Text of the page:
Masuda Tokubee Shoten is a beautiful brewery located just on the outskirts of Kyoto, in the idyllic Fushimi ward. Founded in 1675 it has been in the Masuda family ever since, and is well know by sake lovers in Japan and abroad for their iconic brand “Tsukino Katsura”.
White – Nigori Sake
They have been credited with the creation or reintroduction of “Nigori” sake in 1964. For those newer to Japanese sake, “Nigori” is a term for sake, that has been roughly filtered with a milky look and texture. Because it is bottled during fermentation, Tsukino Katsura’s Nigori sake comes with a tiny bit of fizz, making it a refreshing drink especially served at a colder temperature. A somewhat light sparkling sake, perfect by itself or as part of a meal.
Amber – Koshu
If you think that re-establishing Nigori sake is already quite the achievement, you will be even more impressed about another project close to their heart. As this small Kyoto brewery has also come to fame for their aged sake.
This aged sake or “Koshu” (古酒) in Japanese, is still a rather new phenomenon in the sake world, yet steadily on the rise. With Tsukino Katsura, yet again, being quite the innovator as rumour has it they are in possession of the oldest aged sake in Japan. With a treasure, that is some 50+ year-old sake resting in their lofty attic. Which makes them also pioneers of this exciting sake movement.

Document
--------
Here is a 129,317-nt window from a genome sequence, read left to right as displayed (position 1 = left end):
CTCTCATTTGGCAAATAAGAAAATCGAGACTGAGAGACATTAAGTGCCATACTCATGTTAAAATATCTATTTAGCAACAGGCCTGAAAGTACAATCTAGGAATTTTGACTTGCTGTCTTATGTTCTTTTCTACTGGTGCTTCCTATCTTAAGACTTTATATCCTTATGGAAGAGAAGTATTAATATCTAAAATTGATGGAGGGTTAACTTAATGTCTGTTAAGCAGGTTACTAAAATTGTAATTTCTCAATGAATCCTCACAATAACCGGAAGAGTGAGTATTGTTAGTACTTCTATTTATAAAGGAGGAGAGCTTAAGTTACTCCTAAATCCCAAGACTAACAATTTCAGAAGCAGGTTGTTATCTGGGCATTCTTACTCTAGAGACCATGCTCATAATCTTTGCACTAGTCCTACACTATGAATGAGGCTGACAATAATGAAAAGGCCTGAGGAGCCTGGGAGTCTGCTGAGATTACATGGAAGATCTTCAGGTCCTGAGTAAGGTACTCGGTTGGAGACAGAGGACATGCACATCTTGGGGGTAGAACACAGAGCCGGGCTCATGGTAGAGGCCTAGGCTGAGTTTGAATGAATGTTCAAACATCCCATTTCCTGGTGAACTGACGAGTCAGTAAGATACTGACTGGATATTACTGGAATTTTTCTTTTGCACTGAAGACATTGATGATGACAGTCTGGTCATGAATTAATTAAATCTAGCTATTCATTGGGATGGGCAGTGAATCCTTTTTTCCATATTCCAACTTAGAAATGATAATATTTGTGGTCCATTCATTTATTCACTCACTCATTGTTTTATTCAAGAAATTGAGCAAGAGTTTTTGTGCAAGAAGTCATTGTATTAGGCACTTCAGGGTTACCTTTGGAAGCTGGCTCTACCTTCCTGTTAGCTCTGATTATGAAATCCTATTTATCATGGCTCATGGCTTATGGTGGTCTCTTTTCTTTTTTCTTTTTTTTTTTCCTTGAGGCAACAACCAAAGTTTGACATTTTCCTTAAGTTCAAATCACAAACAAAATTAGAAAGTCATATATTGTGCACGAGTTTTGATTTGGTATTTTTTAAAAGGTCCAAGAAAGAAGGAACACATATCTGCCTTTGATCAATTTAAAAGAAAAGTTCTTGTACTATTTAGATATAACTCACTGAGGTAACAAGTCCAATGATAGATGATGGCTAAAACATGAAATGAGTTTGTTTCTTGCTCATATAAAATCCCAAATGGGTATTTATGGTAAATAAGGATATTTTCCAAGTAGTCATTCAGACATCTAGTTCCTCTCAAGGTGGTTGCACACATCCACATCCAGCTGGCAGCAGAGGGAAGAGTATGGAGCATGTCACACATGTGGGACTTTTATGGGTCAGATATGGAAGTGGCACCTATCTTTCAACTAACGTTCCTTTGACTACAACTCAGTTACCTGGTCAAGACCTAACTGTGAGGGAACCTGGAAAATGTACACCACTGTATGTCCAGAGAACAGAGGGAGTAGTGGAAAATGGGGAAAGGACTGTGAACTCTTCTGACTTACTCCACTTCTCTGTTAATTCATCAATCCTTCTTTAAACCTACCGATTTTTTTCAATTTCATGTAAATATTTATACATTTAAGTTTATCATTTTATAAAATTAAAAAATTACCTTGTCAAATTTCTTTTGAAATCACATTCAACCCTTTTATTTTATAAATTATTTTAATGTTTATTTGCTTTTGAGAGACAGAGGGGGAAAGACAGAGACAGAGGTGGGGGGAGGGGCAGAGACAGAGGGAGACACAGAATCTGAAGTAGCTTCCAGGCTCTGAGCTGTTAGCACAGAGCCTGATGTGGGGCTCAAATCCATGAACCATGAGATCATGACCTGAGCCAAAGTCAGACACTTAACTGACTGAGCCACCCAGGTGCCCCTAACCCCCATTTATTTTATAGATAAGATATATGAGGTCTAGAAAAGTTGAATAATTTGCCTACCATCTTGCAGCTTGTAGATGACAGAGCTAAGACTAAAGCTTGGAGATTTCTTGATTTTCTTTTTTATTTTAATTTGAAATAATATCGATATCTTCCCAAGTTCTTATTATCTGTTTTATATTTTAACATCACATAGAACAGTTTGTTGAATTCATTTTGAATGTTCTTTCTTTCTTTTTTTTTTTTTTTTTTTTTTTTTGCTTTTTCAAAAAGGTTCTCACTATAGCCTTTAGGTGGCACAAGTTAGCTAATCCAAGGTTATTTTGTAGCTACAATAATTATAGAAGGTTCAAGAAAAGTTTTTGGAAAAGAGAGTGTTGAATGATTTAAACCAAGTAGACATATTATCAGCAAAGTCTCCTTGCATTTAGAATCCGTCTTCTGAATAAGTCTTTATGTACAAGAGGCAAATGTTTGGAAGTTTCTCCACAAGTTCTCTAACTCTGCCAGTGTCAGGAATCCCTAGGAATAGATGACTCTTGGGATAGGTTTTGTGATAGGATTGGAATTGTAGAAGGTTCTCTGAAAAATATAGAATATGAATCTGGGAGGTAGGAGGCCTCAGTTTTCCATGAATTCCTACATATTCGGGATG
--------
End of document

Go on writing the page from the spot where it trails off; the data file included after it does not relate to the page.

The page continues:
In With the New
Always striving to improve and trying out new things it comes as no surprise they do not just use any rice, but grow it together with farmers to make sure it is up to their high standards and in line with their ideology. A small brewery at the forefront of innovation not to shy away from changes. Watch out for their new range of sake including “Blanche” using “Kyo no Koi (No. 51)” a yeast developed by the Kyoto City Industrial Technology Research Institute. A delightful sake, with a light acidity perfect for pairing with Italian food, herbs, and cheese.
Iwaimai Junmai Daiginjo Nigori
Probably one of their most representative sake is their “Iwaimai Junmai Daiginjo Nigori" sake. What makes this sake special is their use of the “Iwai” rice, a variety from Kyoto. Rice, known to produce elegant, mellow sake that often has a soft mouthfeel.
This Junmai Daiginjo is a very elegant Nigori sake, fresh, with that tiny amount of fizz and just the right quantity of acidity. Great to drink on its own or if you are looking to pair it, I do find it goes well with soft cheese and of course seafood.
I was excited about this rather unusual sake due to it’s lower alcohol content. As with its 8% alcohol, it is definitely on the lower range for sake, generally measuring around 14-16%. As you may imagine, this also means that this sake is on the sweet side.
It is a light, fruity sake, easy to drink, and would do very well as an aperitif or pair with sweet dishes such as dessert. Certainly, a sake to enjoy in summer or on warmer days of the year.